A service member often will request a formal hearing before the Physical Evaluation Board if they disagree with the initial decision on their fitness and disability. (Read more here about these hearings.) If they do not receive the desired outcome after the formal hearing, they still may be able to appeal the decision before it receives final approval by the Secretary of their branch of the armed forces. The type of appeal will depend on the basis for disagreeing with the decision by the Board. For any type of appeal, though, the service member will need to provide the written records from the Board.
A service member who disagrees with the disability rating assigned by the Board can appeal that decision to the Physical Disability Board of Review. This Board will alter the rating as needed to make it consistent with the VA system for rating disabilities. Meanwhile, a service member who disagrees with the overall decision can submit new statements and evidence to the Secretary before they approve the decision. They may face challenges if they disagree with a finding of fitness, rather than a finding of unfitness. The Secretary may review an appeal of a finding of fitness, but they are not required to review this type of appeal.
Appeals to the Secretary and the Board of Correction for Military Records
You can ask the Secretary to reconsider the decision by the Board by providing a new personal statement, showing that the Board made a legal error, or submitting new evidence. The last of these grounds is the strongest basis for an appeal in most cases, especially if the service member has received new types of treatment for their condition or has undergone further testing. However, you also may want to appeal the decision if the Board failed to legally justify its conclusions. Even though the Secretary might not reverse the decision on this basis, raising legal errors can preserve them for later stages of appeal. A personal statement usually will not succeed in reversing the decision, but it can help the Board adjust its procedures if you identify certain problems.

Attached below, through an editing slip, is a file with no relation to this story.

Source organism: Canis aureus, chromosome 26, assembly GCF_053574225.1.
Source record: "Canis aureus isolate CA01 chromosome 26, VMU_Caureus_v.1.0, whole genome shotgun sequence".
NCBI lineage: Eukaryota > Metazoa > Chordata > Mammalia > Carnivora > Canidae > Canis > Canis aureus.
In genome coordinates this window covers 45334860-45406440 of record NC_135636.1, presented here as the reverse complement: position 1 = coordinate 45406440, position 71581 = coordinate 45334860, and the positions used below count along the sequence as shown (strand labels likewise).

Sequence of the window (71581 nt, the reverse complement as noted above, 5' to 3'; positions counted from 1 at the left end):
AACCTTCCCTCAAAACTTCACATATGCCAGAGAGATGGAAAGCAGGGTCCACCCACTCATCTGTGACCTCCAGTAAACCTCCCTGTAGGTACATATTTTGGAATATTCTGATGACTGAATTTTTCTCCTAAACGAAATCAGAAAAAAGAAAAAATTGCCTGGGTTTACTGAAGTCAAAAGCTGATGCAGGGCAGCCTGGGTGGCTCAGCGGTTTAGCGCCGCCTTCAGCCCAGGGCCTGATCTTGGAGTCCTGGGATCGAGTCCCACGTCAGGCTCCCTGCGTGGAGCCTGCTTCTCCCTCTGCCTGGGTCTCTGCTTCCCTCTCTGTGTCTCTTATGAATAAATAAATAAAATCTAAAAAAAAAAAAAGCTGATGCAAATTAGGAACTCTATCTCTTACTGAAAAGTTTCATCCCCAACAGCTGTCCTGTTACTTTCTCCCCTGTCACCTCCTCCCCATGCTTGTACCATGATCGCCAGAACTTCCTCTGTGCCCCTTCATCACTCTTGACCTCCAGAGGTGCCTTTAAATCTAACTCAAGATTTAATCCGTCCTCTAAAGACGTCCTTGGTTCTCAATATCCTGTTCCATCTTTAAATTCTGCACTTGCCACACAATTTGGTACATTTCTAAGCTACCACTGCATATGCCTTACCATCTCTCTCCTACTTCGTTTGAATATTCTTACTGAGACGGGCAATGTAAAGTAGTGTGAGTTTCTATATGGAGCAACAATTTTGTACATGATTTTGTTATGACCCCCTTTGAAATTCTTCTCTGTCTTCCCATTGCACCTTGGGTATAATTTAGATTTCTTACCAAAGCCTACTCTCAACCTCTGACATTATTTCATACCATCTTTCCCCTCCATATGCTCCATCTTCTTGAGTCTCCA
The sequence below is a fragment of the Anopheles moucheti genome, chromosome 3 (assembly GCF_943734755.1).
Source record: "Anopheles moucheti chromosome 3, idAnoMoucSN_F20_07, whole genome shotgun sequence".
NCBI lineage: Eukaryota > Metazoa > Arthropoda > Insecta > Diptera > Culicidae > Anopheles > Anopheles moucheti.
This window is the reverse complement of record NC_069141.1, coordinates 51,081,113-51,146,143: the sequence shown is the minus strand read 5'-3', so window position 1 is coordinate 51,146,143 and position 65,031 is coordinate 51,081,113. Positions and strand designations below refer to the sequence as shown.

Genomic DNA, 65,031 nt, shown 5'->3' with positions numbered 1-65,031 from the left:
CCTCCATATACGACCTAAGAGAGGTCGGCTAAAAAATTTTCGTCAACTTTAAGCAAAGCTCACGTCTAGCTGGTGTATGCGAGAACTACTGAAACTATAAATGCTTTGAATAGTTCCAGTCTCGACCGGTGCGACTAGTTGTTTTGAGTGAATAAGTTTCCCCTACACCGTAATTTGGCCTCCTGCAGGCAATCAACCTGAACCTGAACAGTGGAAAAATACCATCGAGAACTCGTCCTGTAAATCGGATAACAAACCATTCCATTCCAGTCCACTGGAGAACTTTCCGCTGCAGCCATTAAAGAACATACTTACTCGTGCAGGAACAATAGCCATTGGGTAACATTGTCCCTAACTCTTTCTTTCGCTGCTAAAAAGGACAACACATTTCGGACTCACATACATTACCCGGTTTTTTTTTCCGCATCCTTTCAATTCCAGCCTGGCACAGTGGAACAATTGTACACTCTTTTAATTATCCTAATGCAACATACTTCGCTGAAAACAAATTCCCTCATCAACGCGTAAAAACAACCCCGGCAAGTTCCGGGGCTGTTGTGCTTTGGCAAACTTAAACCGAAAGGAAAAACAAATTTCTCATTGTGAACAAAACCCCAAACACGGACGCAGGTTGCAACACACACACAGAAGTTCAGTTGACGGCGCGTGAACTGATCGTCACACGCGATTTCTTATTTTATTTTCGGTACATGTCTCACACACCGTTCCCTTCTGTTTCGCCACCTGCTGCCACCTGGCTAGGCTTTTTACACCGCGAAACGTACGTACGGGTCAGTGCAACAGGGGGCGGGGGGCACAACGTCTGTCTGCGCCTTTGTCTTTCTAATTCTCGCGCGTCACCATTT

Unfortunately, the Secretary usually does not reverse decisions by the Board. They generally will approve the Board’s decision, at which point it becomes final. The service member then can pursue the next stage of appeal. This involves filing an appeal with the Board of Correction for Military Records within three years of their discharge. (However, sometimes the BCMR will accept appeals that are filed more than three years after a discharge.) The BCMR can change a service member’s military records if it finds that it is in the interests of justice. In other words, you would need to show that the entry in your record was unjust or inaccurate.
You can file DD Form 149 to submit your appeal. BCMR review does not involve a hearing. It can take several months or a year to get a decision.
Appeals to Federal Court
If you receive an adverse decision from the BCMR, you can appeal that decision to the U.S. Court of Federal Claims or possibly federal district court. This process tends to be very complex and technical, so you should consider retaining an attorney. Getting a reversal in the U.S. Court of Federal Claims requires showing that the BCMR did not follow the law in making its decision. The decision must have been arbitrary, capricious, or an abuse of discretion. This is a very high bar, which requires proving that the BCMR had no reasonable grounds for reaching the decision that it did, based on the facts of your case.
You must file your appeal in the U.S. Court of Federal Claims within six years of the BCMR decision. There are virtually no exceptions to this statute of limitations.